Area Amenity Officer

Local authorities manage various kinds of recreational areas that are open to all members of the community to enjoy, including parks, gardens, playground and golf courses. Area amenity officers working in a council's parks and open spaces department contribute to their upkeep and maintenance.

Work Environment
Area amenity officers do not spend as much time out of doors as their job title implies. Although they do go out regularly to visit and inspect facilities, they spend a lot of time in the council offices or at meetings.

Daily Activities
Area amenity officers are often involved in monitoring and supervising contracts for maintenance work being carried out in parks and open spaces. This includes:

  • ensuring that the council obtains value for money in its contracts;
  • ensuring that contractors work to specified quality standards;
  • making site visits to check the work is being done properly with the correct equipment and to agreed timescales;
  • imposing fines on contractors if work is not being carried out properly;
  • dealing with contractors' invoices and authorising them for payment.

They are also responsible for making sure that health and safety regulations are obeyed in parks and open spaces and that there are no dangers to the public.  Some of this work is routine such as making sure that warning notices about deep water are in place, or that dangerous trees are lopped or removed.  Other situations arise as emergencies.  After a storm for example, they might receive information about fallen trees or floods and have to ensure that parks' dangerous areas are cordoned off and warnings are posted.

Another part of the work involves undertaking research to see whether facilities can be improved and what improvements local residents would like to have made.  They might undertake surveys of the numbers and types of users, issue questionnaires or attend meetings of local residents' associations.  As a result they might recommend changing the layout of some areas of a park, re-siting some attractions, introducing food and drink outlets or adding children's playgrounds.  They could decide to recommend that some parks become nature reserves, perhaps with a network of guided walks and trails; others ornamental parks with formal flowerbeds and seats. They might decide to introduce maintenance and conservation programmes for volunteers.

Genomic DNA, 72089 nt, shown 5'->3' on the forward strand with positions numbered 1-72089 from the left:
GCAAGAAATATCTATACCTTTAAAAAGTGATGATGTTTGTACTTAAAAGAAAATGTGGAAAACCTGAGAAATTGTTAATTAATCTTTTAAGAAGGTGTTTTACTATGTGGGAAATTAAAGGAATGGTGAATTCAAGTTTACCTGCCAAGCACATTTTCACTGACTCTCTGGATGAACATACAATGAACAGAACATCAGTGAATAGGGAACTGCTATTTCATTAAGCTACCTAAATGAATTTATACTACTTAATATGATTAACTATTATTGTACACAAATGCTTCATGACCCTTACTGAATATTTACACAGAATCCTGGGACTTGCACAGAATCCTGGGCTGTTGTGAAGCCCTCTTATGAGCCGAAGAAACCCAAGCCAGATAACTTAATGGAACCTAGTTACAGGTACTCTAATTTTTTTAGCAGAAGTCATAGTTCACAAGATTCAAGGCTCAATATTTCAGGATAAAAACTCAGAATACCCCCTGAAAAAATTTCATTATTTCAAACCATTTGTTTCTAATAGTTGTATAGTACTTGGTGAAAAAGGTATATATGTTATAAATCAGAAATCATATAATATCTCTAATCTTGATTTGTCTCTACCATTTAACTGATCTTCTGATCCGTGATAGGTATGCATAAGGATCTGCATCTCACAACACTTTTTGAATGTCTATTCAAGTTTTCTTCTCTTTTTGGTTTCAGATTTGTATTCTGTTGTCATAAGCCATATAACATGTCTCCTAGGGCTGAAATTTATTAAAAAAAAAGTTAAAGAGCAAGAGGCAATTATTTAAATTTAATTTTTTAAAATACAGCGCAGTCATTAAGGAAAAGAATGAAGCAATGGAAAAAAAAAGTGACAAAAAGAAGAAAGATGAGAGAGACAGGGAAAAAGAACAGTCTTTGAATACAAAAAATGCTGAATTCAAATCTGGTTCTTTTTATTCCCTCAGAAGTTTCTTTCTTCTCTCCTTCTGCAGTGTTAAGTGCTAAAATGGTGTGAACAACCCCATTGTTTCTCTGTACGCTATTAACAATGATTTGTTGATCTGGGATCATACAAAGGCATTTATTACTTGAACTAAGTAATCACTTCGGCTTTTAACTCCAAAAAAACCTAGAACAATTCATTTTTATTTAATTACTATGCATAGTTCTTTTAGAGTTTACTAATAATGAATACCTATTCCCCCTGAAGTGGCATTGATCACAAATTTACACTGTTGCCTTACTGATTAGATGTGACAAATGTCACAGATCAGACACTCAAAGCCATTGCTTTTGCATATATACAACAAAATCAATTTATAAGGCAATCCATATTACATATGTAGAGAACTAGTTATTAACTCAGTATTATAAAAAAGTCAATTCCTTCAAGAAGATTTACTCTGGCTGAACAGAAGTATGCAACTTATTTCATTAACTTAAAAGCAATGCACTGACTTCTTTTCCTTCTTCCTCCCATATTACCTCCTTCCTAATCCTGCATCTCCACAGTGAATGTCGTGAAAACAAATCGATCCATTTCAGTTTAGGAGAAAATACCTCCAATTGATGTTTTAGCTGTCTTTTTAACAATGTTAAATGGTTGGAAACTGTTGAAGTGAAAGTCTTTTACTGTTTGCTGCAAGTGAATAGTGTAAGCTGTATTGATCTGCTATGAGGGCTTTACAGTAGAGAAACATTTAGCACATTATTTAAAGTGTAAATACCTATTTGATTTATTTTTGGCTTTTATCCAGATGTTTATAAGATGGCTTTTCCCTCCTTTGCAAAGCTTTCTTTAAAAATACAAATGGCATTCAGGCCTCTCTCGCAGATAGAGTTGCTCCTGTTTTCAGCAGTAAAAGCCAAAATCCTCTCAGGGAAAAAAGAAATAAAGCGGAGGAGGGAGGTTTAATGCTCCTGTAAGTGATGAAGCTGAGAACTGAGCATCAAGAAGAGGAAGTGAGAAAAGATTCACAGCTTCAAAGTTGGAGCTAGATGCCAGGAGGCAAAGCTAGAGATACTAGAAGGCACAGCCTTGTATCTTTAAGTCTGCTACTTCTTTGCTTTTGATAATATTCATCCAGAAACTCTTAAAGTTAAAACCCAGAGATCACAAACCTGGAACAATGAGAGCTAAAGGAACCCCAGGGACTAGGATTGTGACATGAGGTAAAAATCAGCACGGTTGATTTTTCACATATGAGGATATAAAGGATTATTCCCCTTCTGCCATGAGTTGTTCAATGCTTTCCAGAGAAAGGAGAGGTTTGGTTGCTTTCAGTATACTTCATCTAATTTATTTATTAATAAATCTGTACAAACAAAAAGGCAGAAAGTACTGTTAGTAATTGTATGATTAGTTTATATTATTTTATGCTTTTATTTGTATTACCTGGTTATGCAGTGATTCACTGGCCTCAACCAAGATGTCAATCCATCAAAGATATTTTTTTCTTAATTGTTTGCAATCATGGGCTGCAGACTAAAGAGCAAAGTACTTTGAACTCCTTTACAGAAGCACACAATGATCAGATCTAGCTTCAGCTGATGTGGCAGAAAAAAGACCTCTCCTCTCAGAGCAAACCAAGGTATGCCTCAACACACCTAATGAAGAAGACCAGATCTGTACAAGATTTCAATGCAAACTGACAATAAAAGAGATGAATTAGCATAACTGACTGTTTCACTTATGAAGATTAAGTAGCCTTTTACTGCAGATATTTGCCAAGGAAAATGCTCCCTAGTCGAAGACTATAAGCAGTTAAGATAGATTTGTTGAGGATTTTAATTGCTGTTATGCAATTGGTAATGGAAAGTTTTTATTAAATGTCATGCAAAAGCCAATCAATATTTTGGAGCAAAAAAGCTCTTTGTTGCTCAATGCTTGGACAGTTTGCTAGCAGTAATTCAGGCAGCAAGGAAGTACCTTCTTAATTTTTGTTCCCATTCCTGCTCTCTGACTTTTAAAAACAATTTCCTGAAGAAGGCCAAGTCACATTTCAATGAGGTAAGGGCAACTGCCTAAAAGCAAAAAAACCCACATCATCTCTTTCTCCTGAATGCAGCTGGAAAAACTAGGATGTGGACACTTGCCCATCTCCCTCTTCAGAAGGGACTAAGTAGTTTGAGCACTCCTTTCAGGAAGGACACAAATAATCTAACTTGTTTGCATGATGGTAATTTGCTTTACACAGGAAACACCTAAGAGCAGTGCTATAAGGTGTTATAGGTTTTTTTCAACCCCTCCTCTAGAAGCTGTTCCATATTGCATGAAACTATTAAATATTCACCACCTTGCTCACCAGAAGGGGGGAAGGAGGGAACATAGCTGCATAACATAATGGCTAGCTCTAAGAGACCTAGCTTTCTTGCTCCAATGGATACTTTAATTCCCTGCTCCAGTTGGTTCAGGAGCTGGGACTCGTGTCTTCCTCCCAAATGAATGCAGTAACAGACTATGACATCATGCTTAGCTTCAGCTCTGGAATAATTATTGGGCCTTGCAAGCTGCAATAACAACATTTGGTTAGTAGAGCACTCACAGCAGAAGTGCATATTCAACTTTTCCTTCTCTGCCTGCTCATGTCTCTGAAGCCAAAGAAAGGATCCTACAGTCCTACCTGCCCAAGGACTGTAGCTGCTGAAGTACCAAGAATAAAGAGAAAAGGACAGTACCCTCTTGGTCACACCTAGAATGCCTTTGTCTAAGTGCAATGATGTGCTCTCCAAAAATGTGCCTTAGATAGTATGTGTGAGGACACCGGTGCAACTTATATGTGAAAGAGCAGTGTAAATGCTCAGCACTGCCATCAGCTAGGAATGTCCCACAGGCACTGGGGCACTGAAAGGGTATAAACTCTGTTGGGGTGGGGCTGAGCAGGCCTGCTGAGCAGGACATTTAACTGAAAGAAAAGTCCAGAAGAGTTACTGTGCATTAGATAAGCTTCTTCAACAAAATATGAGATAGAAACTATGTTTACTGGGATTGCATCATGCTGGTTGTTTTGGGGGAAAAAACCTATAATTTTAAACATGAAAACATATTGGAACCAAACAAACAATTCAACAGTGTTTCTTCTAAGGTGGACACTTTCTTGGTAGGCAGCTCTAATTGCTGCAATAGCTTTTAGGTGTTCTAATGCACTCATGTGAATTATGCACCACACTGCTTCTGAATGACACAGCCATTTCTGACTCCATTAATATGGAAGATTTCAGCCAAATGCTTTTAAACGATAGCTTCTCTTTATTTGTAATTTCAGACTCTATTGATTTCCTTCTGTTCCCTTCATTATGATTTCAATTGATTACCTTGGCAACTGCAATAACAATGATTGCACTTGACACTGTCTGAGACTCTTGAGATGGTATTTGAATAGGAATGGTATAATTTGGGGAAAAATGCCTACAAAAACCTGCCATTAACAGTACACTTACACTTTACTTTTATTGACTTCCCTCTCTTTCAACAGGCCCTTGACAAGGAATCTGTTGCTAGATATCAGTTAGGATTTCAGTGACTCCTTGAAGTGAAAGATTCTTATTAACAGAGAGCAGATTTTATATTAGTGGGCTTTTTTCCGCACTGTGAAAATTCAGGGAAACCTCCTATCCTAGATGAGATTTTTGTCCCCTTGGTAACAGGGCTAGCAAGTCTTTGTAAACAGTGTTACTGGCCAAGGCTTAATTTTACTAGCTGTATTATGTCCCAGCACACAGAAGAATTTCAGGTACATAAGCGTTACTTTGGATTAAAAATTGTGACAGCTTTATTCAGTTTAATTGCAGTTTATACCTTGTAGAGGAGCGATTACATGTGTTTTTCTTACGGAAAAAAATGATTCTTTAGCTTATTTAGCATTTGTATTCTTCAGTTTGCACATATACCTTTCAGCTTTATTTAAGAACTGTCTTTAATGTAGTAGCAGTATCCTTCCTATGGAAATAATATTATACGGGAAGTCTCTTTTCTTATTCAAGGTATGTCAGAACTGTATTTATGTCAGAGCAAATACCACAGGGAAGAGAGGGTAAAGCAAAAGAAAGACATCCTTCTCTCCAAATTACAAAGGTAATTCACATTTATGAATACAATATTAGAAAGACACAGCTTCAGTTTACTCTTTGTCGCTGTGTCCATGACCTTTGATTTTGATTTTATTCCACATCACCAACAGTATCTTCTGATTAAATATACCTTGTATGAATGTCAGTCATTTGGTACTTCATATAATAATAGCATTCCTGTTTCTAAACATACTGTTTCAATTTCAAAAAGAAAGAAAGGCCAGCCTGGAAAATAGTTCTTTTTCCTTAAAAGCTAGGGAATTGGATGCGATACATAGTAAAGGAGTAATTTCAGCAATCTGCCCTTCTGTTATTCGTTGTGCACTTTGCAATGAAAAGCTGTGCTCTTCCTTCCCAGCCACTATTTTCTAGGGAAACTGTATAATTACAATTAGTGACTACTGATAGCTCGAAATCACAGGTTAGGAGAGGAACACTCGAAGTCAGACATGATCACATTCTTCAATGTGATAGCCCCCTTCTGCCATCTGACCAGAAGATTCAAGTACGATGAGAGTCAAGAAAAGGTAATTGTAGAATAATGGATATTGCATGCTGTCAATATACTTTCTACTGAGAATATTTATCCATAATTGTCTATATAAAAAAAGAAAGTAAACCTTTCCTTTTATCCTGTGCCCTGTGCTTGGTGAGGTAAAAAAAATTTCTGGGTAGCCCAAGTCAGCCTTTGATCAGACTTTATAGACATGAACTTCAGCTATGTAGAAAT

Skills & Interests
Area amenity officers need:

  • good communication skills;
  • to be able to write concise reports;
  • to work well with colleagues from different departments;
  • to be good negotiators;
  • numeracy skills and ability to manage budgets.

Entry Requirements
Requirements may vary from council to council - some may ask for relevant degrees or diplomas in, for example, leisure and recreation management, horticulture, landscape management or business studies.  Others may expect an A-level or equivalent standard of education.

For some roles previous relevant experience may be just as important as qualifications.

Future Prospects & Opportunities
A small council might employ one or two area amenity officers and one manager.  In a large council there might be several managers, each responsible for a large geographical area and having three or four area officers in their team.

There are prospects of promotion to senior manager level and then to director of leisure and community services/Director of arts, heritage and leisure. (Titles vary in different councils.)

Further Information & Services
Chartered Institute forthe Management of Sport & Physical Activity

You may find further information about this area of work through Careers Wales ( or in your local library, careers office or school careers library.

Related Links